@Ben_Wisden 4 minute read
On Friday morning, England announced their squad for the T20 World Cup in October. Jonny Bairstow, Rob Key confirmed, would open the batting, with Jason Roy dropped. Hours later, Bairstow was ruled out of the T20 World Cup after “a freak accident whilst playing golf”. It’s been quite a day.
Bairstow has since posted on his Instagram story that the injury is to his lower leg, that he sustained it by slipping over, that it will require an operation, and that he will be unavailable for all games and tours in the immediate future. The first thought is one of sympathy for Bairstow, and one of huge concern for England. Bairstow’s form in 2022 has been sensational, and he has a claim to being the best all-format batter in the world right now. However they replace him, his absence makes England significantly less likely to win their Test series decider against South Africa at The Oval and to go the distance in the T20 World Cup.
But that doesn’t mean they don’t have options. Harry Brook will surely make his Test debut next week, with the chance to see one of the country’s most exciting talents make his long-format bow a rare point of solace. And in the T20I side, already an unsettled thing, there are several solutions. The path England choose could determine their T20 World Cup success.
In the squad that has been picked, there are three realistic candidates to open alongside Jos Buttler. Phil Salt would be the simplest, with his powerplay intent making him a like-for-like Jason Roy replacement. However, with England generally keen for their best players to face the most balls in T20Is, they may also be tempted to promote one of Dawid Malan – in excellent form opening the batting in The Hundred – or Ben Stokes, who has pedigree opening the batting in the IPL. Should they do so, Salt and Brook would face a battle for the newly vacant No.4 spot in the batting order.
If they wanted to get funky, England could promote Moeen Ali, a regular opener at the domestic level, or Sam Curran, one of the cleanest ball-strikers around. Livingstone could also be pushed to No.4 if England feel he has more use than simply as a finisher.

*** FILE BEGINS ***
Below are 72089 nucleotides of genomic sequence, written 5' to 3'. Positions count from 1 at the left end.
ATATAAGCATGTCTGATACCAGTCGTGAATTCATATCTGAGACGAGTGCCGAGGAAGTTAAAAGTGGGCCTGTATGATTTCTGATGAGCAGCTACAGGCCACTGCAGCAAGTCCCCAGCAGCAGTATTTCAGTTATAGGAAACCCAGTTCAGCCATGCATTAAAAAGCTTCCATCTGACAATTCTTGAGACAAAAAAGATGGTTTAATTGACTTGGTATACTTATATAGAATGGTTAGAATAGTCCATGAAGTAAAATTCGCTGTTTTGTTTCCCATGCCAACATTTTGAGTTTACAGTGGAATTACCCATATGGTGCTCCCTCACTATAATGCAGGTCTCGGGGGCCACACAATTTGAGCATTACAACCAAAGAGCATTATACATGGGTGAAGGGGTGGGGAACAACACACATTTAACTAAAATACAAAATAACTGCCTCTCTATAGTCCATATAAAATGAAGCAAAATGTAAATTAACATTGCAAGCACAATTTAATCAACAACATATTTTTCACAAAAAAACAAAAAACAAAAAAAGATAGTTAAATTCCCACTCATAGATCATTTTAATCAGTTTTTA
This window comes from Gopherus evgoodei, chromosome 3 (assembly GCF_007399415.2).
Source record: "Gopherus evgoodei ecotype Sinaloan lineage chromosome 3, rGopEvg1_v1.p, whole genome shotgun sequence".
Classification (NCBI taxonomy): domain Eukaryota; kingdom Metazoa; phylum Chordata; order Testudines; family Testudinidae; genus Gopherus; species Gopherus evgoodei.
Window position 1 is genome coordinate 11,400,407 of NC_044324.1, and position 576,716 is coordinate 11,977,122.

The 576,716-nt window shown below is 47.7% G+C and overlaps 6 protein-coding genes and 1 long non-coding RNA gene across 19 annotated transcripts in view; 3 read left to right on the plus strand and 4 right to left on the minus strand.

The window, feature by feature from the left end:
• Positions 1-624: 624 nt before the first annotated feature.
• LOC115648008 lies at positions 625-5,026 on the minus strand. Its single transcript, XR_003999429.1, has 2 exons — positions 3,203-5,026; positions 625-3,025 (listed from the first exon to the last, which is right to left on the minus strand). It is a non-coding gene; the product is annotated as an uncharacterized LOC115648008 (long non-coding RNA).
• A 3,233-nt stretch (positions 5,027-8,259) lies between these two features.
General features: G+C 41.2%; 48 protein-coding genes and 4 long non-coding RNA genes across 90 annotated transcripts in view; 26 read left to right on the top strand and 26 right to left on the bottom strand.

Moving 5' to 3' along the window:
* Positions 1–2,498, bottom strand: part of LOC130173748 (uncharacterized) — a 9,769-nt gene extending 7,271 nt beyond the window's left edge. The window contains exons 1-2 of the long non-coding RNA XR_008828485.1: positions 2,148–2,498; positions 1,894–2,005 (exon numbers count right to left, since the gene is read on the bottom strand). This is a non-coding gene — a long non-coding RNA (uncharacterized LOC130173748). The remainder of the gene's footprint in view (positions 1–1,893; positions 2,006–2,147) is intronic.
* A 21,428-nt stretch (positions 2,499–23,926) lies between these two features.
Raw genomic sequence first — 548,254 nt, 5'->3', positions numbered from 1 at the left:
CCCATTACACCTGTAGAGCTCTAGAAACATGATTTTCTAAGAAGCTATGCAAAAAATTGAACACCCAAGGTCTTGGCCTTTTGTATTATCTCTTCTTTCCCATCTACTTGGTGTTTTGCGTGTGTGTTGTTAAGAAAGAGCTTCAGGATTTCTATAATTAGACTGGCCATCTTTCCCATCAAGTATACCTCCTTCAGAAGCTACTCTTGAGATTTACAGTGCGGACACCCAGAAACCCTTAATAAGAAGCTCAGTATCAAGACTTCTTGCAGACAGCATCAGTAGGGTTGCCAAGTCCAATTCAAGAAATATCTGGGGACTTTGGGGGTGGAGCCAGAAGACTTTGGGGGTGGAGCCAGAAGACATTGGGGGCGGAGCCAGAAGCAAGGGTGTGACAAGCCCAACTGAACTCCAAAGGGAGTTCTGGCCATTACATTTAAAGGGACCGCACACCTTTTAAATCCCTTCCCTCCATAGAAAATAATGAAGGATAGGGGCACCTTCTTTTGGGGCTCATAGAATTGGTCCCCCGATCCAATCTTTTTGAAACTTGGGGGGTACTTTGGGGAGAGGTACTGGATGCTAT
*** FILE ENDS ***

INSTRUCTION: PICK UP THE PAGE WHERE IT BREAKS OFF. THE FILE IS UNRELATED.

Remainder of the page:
As for replacing Bairstow in the T20 World Cup squad, there are even more names in the mix. England’s named reserves include no batters, and the non-World Cup batters in the Pakistan squad are experimental. Will Jacks and Jordan Cox might well be the future, but they are selections with at least one eye on it, and it would be a sizeable show of faith to pick one of the two for the World Cup squads. The same largely goes for Ben Duckett, who is older than Jacks and Cox, but, having played just one T20I, would still represent a punt.
England could instead opt for a tried and tested player. James Vince was part of England’s T20 World Cup squad last year and has only burnished his reputation since then. Roy, dropped after a poor summer, is unlikely to come back in, but he also has big-tournament experience.
And then there is Alex Hales. He was “mentioned a lot” in selection discussions, according to Key. He has been in explosive form across the T20 Blast and The Hundred, striking at 193.78 in the former and sitting fifth on the run charts in the latter. But questions remain over to what extent he will be accepted back into the fold by his England teammates – Stokes pointedly described him as “my friend at the time” during the documentary just released about the all-rounder’s career – and whether England’s fans will feel similarly to Key that Hales has “served his time” after his prolonged exclusion from the national set-up.